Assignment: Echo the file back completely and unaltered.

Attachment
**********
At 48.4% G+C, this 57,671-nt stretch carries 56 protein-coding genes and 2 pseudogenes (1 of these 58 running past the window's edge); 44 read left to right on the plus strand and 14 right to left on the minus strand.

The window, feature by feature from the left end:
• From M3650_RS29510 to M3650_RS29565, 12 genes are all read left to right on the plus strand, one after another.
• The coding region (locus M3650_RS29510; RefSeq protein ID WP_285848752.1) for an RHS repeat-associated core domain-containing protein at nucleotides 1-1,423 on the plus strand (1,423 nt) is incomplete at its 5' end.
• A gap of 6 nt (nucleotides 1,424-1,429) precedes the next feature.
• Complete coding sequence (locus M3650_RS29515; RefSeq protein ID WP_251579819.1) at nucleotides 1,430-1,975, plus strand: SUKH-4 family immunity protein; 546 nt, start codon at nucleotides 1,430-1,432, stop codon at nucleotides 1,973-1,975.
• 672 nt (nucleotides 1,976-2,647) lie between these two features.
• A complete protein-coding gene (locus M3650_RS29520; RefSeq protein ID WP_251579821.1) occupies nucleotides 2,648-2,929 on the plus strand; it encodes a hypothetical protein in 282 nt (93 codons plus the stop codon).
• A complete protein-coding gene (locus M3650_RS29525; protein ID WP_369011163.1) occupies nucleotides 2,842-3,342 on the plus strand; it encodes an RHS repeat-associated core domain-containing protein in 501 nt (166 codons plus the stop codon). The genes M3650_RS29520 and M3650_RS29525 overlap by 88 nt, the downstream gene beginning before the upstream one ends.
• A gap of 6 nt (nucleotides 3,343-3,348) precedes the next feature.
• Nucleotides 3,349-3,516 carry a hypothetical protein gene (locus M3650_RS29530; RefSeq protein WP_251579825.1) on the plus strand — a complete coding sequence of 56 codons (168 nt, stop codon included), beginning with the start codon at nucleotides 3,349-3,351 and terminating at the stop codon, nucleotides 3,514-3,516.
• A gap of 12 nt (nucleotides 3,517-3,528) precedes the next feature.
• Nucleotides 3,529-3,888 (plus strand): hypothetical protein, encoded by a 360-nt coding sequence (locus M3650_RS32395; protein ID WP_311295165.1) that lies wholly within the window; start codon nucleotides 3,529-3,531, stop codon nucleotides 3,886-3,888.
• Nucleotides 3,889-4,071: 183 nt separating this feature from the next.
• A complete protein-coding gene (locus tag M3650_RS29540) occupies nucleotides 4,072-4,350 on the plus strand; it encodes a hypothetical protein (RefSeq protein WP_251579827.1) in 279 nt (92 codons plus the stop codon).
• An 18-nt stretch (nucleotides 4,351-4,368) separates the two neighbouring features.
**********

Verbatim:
At 48.4% G+C, this 57,671-nt stretch carries 56 protein-coding genes and 2 pseudogenes (1 of these 58 running past the window's edge); 44 read left to right on the plus strand and 14 right to left on the minus strand.

The window, feature by feature from the left end:
• From M3650_RS29510 to M3650_RS29565, 12 genes are all read left to right on the plus strand, one after another.
• The coding region (locus M3650_RS29510; RefSeq protein ID WP_285848752.1) for an RHS repeat-associated core domain-containing protein at nucleotides 1-1,423 on the plus strand (1,423 nt) is incomplete at its 5' end.
• A gap of 6 nt (nucleotides 1,424-1,429) precedes the next feature.
• Complete coding sequence (locus M3650_RS29515; RefSeq protein ID WP_251579819.1) at nucleotides 1,430-1,975, plus strand: SUKH-4 family immunity protein; 546 nt, start codon at nucleotides 1,430-1,432, stop codon at nucleotides 1,973-1,975.
• 672 nt (nucleotides 1,976-2,647) lie between these two features.
• A complete protein-coding gene (locus M3650_RS29520; RefSeq protein ID WP_251579821.1) occupies nucleotides 2,648-2,929 on the plus strand; it encodes a hypothetical protein in 282 nt (93 codons plus the stop codon).
• A complete protein-coding gene (locus M3650_RS29525; protein ID WP_369011163.1) occupies nucleotides 2,842-3,342 on the plus strand; it encodes an RHS repeat-associated core domain-containing protein in 501 nt (166 codons plus the stop codon). The genes M3650_RS29520 and M3650_RS29525 overlap by 88 nt, the downstream gene beginning before the upstream one ends.
• A gap of 6 nt (nucleotides 3,343-3,348) precedes the next feature.
• Nucleotides 3,349-3,516 carry a hypothetical protein gene (locus M3650_RS29530; RefSeq protein WP_251579825.1) on the plus strand — a complete coding sequence of 56 codons (168 nt, stop codon included), beginning with the start codon at nucleotides 3,349-3,351 and terminating at the stop codon, nucleotides 3,514-3,516.
• A gap of 12 nt (nucleotides 3,517-3,528) precedes the next feature.
• Nucleotides 3,529-3,888 (plus strand): hypothetical protein, encoded by a 360-nt coding sequence (locus M3650_RS32395; protein ID WP_311295165.1) that lies wholly within the window; start codon nucleotides 3,529-3,531, stop codon nucleotides 3,886-3,888.
• Nucleotides 3,889-4,071: 183 nt separating this feature from the next.
• A complete protein-coding gene (locus tag M3650_RS29540) occupies nucleotides 4,072-4,350 on the plus strand; it encodes a hypothetical protein (RefSeq protein WP_251579827.1) in 279 nt (92 codons plus the stop codon).
• An 18-nt stretch (nucleotides 4,351-4,368) separates the two neighbouring features.